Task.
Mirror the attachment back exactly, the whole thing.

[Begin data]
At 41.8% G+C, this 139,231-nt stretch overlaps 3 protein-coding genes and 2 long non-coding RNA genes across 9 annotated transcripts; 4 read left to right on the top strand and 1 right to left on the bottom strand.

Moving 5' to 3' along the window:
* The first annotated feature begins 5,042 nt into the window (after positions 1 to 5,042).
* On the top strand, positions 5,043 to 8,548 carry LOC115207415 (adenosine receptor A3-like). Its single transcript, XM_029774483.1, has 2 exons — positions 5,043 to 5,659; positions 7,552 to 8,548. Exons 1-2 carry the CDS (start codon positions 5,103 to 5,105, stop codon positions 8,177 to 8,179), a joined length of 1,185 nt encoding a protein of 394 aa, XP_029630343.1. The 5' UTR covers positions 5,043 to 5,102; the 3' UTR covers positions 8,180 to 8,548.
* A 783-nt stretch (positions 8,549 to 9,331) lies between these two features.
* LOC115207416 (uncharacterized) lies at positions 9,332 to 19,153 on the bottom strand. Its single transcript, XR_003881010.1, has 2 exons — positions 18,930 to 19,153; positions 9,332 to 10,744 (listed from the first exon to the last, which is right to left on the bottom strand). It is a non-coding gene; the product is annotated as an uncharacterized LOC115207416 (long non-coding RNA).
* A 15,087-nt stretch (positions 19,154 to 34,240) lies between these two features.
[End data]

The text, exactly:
At 41.8% G+C, this 139,231-nt stretch overlaps 3 protein-coding genes and 2 long non-coding RNA genes across 9 annotated transcripts; 4 read left to right on the top strand and 1 right to left on the bottom strand.

Moving 5' to 3' along the window:
* The first annotated feature begins 5,042 nt into the window (after positions 1 to 5,042).
* On the top strand, positions 5,043 to 8,548 carry LOC115207415 (adenosine receptor A3-like). Its single transcript, XM_029774483.1, has 2 exons — positions 5,043 to 5,659; positions 7,552 to 8,548. Exons 1-2 carry the CDS (start codon positions 5,103 to 5,105, stop codon positions 8,177 to 8,179), a joined length of 1,185 nt encoding a protein of 394 aa, XP_029630343.1. The 5' UTR covers positions 5,043 to 5,102; the 3' UTR covers positions 8,180 to 8,548.
* A 783-nt stretch (positions 8,549 to 9,331) lies between these two features.
* LOC115207416 (uncharacterized) lies at positions 9,332 to 19,153 on the bottom strand. Its single transcript, XR_003881010.1, has 2 exons — positions 18,930 to 19,153; positions 9,332 to 10,744 (listed from the first exon to the last, which is right to left on the bottom strand). It is a non-coding gene; the product is annotated as an uncharacterized LOC115207416 (long non-coding RNA).
* A 15,087-nt stretch (positions 19,154 to 34,240) lies between these two features.